In animal models, decreasing or blocking the production of niacin in the brain promotes neuronal damage and cell death. Conversely, enhancing niacin levels has been shown to mitigate the effects of neurodegenerative diseases such as Alzheimer’s, Huntington’s and Parkinson’s. Observational studies in humans suggest that sufficient levels of niacin may protect against these diseases, but the results are still inconclusive. Interestingly, niacin deficiency caused by consumption of excessive amounts of alcohol can lead to similar effects as those found with pellagra.

Ketogenic diet for epilepsy

Not all low levels of something are detrimental to the brain. In fact, studies show that people with drug-resistant epilepsy – a condition in which brain cells fire uncontrollably – can reduce the number of seizures by adopting an ultralow-carbohydrate regimen, known as a ketogenic diet, in which 80% to 90% of calories are obtained from fat.

Carbohydrates are the preferred energy source for the body. When they are not available – either because of fasting or because of a ketogenic diet – cells obtain fuel by breaking down fats into compounds called ketones. Utilization of ketones for energy leads to profound shifts in metabolism and physiology, including the levels of hormones circulating in the body, the amount of neurotransmitters produced by the brain and the types of bacteria living in the gut.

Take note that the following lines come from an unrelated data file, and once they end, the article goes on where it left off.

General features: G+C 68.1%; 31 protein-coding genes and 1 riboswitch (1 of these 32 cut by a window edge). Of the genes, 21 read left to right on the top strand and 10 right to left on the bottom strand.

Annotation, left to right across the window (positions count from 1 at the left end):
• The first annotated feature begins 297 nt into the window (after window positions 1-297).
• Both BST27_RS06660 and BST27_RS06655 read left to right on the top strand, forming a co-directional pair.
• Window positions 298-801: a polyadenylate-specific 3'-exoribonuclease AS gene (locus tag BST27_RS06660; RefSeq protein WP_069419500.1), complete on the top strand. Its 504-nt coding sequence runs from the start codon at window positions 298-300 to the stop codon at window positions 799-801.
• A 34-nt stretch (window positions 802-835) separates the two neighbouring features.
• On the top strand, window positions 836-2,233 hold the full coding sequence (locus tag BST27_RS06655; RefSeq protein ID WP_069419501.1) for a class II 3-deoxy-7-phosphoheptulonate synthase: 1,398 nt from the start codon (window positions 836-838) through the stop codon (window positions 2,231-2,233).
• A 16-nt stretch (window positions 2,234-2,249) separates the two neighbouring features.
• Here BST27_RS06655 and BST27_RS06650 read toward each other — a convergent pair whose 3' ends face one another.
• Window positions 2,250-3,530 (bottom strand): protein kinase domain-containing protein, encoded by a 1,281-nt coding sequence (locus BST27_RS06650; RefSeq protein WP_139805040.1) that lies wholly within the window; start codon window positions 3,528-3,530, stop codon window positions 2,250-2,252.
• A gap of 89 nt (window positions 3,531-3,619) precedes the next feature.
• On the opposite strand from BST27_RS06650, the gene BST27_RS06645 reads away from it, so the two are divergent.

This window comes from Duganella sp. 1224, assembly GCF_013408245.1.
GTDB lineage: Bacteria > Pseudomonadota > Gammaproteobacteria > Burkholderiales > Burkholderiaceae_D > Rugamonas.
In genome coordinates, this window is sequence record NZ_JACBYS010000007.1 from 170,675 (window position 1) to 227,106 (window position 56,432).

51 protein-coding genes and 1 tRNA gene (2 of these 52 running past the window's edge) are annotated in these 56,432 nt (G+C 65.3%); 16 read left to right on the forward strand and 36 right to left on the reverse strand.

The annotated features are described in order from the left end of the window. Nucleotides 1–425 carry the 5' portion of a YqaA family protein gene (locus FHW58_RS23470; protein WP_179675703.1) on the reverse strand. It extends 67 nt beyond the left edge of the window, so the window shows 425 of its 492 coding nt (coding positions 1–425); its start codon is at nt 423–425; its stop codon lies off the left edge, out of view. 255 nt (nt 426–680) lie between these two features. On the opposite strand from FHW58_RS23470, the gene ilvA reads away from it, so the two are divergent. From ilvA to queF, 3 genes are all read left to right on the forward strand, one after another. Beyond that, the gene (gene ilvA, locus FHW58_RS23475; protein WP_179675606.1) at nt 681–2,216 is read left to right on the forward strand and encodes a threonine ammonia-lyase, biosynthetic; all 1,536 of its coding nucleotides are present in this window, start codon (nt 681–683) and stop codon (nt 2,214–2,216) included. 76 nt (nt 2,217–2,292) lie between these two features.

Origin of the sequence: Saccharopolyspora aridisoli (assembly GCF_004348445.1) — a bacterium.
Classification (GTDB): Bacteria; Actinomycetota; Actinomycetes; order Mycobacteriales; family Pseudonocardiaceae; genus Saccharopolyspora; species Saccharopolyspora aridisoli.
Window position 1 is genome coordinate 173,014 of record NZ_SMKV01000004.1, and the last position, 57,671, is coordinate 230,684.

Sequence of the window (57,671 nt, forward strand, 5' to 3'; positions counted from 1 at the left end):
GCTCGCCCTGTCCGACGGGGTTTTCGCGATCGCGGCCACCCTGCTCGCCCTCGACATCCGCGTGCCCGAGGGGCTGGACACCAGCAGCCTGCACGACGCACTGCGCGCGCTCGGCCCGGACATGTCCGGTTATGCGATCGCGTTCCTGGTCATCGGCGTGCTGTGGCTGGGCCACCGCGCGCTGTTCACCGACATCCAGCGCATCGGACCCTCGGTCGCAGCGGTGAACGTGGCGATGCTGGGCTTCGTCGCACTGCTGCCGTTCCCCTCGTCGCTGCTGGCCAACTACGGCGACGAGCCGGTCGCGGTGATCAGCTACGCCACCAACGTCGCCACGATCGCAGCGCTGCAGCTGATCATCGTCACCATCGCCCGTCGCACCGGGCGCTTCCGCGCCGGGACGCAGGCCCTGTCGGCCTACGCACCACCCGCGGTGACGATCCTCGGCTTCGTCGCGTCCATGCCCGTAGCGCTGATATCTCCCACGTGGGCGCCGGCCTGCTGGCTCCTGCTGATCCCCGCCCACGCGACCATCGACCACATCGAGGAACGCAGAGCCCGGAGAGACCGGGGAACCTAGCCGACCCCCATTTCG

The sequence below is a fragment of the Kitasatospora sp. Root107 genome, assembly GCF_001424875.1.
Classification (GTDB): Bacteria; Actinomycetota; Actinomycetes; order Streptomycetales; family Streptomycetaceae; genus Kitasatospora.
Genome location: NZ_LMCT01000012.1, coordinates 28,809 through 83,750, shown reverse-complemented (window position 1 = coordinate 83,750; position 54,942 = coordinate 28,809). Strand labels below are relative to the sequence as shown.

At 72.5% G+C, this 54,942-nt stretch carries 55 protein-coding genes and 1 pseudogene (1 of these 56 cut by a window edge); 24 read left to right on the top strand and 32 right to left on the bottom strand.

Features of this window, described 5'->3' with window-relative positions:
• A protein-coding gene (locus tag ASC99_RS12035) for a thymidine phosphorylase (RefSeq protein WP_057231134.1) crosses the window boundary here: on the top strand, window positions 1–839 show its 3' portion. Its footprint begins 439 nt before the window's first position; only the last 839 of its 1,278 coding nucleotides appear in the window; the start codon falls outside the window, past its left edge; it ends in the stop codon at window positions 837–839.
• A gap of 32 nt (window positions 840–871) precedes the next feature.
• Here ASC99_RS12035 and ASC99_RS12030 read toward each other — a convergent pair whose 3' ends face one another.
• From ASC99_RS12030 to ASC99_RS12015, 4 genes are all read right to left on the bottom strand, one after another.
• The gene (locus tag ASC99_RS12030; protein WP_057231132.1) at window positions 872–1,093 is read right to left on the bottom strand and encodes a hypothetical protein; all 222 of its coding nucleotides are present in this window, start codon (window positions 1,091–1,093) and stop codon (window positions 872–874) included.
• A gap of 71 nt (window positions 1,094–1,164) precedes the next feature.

Researchers think that these diet-dependent changes, especially the higher production of brain chemicals that can quiet down neurons and decrease levels of inflammatory molecules, may play a role in the ketogenic diet’s ability to lower the number of seizures. These changes may also explain the benefits of a ketogenic state – either through diet or fasting – on cognitive function and mood. Some foods can negatively affect your memory and mood.

Sugar, saturated fats and ultraprocessed foods

The Storylab Photography.

Excess levels of some nutrients can also have detrimental effects on the brain. In humans and animal models, elevated consumption of refined sugars and saturated fats – a combination commonly found in ultraprocessed foods – promotes eating by desensitizing the brain to the hormonal signals known to regulate satiety.

Interestingly, a diet high in these foods also desensitizes the taste system, making animals and humans perceive food as less sweet. These sensory alterations may affect food choice as well as the reward we get from food. For example, research shows that people’s responses to ice cream in brain areas important for taste and reward are dulled when they eat it every day for two weeks. Some researchers think this decrease in food reward signals may enhance cravings for even more fatty and sugary foods, similar to the way smokers crave cigarettes.